009| Volume 26, ISSUE 10, SUPPLEMENT , S6, October 2020

Blacks with Hypertrophic Cardiomyopathy Have Lower Quality of Life and Exercise Capacity Than Whites

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      Hypertrophic cardiomyopathy (HCM) is the most common inherited cardiac disorder. There is a paucity of literature in blacks with HCM overall and specifically on quality of life and functional capacity. Symptom experience in this population is conceptualized as the integration of quality of life, functional capacity and NYHA class.


      This study aimed to examine differences in functional capacity, quality of life and NYHA between blacks and whites with HCM.


      The study was a secondary analysis of a dataset of consecutively enrolled patients with HCM, referred for care at a large HCM specialty center. Data analyzed included demographics, co-morbidities, Minnesota Living with Heart Failure Questionnaire (MLWHFQ) scores on quality of life (QOL), age-adjusted functional capacity measured by METs achieved on symptom limited stress echocardiography, and NYHA class.


      Blacks comprised 13.1% of the total sample of 434 subjects. Women were underrepresented in both groups, 27 (47.4%) blacks, 153 (40.6%) whites. Blacks were younger, 54.6 (13.4) vs 62.5 (14.8) years old, p<0.001. Both groups had similar number of co-morbidities. Blacks had higher levels of Class II obesity (BMI 35-39.9); there were no differences in prevalence in HTN or other co-morbid conditions. NYHA class was similar between groups, though blacks were less likely to be asymptomatic (NYHA class I). Blacks had higher mean MLWHFQ scores, 31.2 (27.2) vs 23.9 (22.1), p=0.04 reflecting poorer QOL than whites. Blacks were also more likely to have a functional capacity objectively measured as METs that was “below average for age” than whites, 25 (64.1%) vs 115 (47.7%), p=0.029. None of the blacks (0%) in this cohort had an “excellent for age” functional capacity compared to 19 (7.9%) of whites p= 0.035.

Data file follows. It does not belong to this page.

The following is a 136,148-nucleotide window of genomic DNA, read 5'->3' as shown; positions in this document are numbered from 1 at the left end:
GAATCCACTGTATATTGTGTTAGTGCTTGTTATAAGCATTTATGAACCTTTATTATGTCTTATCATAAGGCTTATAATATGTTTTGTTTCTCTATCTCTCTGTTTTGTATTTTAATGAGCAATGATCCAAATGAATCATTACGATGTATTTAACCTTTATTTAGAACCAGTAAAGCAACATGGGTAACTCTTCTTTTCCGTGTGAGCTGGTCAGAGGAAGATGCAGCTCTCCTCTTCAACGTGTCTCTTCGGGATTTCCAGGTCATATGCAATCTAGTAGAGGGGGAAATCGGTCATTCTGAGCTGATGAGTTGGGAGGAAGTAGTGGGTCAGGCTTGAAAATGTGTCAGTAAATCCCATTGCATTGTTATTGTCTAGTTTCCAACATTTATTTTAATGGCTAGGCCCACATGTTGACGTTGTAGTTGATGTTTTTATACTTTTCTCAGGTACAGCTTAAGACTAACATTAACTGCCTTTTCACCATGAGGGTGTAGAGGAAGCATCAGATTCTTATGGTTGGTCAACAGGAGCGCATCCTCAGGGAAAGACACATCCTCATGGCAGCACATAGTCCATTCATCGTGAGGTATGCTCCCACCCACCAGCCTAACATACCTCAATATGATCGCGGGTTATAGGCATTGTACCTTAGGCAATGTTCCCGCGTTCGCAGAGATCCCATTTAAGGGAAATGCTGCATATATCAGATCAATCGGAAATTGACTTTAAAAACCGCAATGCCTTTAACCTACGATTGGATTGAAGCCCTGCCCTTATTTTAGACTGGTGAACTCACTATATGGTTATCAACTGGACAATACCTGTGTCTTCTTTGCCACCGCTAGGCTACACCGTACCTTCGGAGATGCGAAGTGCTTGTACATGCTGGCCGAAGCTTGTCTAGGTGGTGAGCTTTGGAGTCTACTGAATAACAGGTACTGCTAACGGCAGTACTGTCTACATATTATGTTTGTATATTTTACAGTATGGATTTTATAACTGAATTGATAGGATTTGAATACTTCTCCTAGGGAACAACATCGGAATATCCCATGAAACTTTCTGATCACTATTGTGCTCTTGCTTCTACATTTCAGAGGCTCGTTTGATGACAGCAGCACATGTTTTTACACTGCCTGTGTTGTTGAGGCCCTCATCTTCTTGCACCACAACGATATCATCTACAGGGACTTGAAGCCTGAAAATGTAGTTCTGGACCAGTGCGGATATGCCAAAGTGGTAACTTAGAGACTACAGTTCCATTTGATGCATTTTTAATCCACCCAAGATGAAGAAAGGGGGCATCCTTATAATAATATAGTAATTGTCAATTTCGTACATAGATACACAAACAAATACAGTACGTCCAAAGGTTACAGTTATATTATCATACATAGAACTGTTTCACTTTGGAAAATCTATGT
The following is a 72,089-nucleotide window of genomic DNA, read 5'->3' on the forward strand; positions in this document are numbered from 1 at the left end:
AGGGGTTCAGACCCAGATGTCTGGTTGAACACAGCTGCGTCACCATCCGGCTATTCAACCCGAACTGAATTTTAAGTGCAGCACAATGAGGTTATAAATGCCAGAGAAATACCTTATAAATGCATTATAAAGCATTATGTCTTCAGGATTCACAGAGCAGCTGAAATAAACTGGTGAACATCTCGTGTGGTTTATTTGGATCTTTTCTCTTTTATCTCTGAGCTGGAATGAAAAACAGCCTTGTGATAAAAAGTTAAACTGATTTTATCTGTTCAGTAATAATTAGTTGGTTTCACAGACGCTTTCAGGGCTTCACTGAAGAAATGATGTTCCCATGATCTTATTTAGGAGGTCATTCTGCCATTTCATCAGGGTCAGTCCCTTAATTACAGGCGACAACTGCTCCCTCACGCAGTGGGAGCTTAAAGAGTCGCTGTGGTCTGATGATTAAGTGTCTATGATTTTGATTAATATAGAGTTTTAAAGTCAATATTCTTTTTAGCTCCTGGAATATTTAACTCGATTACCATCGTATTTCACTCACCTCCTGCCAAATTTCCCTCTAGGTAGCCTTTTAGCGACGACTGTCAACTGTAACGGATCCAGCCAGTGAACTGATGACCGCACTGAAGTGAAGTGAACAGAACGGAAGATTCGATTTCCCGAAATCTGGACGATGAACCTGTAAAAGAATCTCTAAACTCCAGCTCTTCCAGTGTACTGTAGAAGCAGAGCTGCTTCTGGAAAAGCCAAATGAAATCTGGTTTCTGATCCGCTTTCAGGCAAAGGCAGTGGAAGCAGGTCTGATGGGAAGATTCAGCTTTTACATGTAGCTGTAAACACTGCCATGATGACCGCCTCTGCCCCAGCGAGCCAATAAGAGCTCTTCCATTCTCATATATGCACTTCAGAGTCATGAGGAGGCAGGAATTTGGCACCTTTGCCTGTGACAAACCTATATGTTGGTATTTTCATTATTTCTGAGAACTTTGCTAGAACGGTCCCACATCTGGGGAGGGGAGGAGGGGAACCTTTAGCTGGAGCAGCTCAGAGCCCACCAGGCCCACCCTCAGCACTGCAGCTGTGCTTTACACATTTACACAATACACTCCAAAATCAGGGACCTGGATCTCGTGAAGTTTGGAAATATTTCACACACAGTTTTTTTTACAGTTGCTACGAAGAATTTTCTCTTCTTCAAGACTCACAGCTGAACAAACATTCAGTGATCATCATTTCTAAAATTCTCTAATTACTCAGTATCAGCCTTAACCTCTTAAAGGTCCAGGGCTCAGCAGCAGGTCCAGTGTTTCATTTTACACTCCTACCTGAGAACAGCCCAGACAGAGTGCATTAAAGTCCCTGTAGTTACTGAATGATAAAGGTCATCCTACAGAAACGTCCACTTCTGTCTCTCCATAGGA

Despite similar NYHA class, co-morbidities and significantly younger age, blacks with HCM had poorer QOL and worse objectively measured functional capacity than whites with HCM. These findings suggest that the symptom experience may differ between blacks and whites with HCM. Research with sample sizes including more blacks with HCM and more precise measurement of symptoms is needed to generalize these results and examine potential contributing factors.